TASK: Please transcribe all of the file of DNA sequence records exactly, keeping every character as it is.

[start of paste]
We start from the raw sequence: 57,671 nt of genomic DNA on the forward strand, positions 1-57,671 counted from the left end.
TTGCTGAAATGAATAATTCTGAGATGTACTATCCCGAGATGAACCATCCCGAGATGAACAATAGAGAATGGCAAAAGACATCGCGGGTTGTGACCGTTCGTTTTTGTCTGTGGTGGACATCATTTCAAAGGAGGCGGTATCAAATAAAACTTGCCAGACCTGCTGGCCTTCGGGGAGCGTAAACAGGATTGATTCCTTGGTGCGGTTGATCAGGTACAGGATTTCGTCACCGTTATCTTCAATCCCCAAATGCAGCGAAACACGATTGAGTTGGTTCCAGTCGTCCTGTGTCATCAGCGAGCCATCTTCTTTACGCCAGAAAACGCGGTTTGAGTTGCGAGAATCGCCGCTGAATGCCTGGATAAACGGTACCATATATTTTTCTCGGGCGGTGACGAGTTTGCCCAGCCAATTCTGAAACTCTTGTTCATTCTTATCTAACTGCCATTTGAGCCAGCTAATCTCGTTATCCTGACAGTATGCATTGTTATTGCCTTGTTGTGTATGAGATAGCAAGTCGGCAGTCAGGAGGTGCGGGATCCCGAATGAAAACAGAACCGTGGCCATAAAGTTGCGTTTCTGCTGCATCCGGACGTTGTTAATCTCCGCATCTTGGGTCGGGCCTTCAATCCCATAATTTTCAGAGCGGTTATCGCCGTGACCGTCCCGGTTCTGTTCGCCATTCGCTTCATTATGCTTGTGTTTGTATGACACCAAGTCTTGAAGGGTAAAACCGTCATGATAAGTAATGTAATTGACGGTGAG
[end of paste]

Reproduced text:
We start from the raw sequence: 57,671 nt of genomic DNA on the forward strand, positions 1-57,671 counted from the left end.
TTGCTGAAATGAATAATTCTGAGATGTACTATCCCGAGATGAACCATCCCGAGATGAACAATAGAGAATGGCAAAAGACATCGCGGGTTGTGACCGTTCGTTTTTGTCTGTGGTGGACATCATTTCAAAGGAGGCGGTATCAAATAAAACTTGCCAGACCTGCTGGCCTTCGGGGAGCGTAAACAGGATTGATTCCTTGGTGCGGTTGATCAGGTACAGGATTTCGTCACCGTTATCTTCAATCCCCAAATGCAGCGAAACACGATTGAGTTGGTTCCAGTCGTCCTGTGTCATCAGCGAGCCATCTTCTTTACGCCAGAAAACGCGGTTTGAGTTGCGAGAATCGCCGCTGAATGCCTGGATAAACGGTACCATATATTTTTCTCGGGCGGTGACGAGTTTGCCCAGCCAATTCTGAAACTCTTGTTCATTCTTATCTAACTGCCATTTGAGCCAGCTAATCTCGTTATCCTGACAGTATGCATTGTTATTGCCTTGTTGTGTATGAGATAGCAAGTCGGCAGTCAGGAGGTGCGGGATCCCGAATGAAAACAGAACCGTGGCCATAAAGTTGCGTTTCTGCTGCATCCGGACGTTGTTAATCTCCGCATCTTGGGTCGGGCCTTCAATCCCATAATTTTCAGAGCGGTTATCGCCGTGACCGTCCCGGTTCTGTTCGCCATTCGCTTCATTATGCTTGTGTTTGTATGACACCAAGTCTTGAAGGGTAAAACCGTCATGATAAGTAATGTAATTGACGGTGAG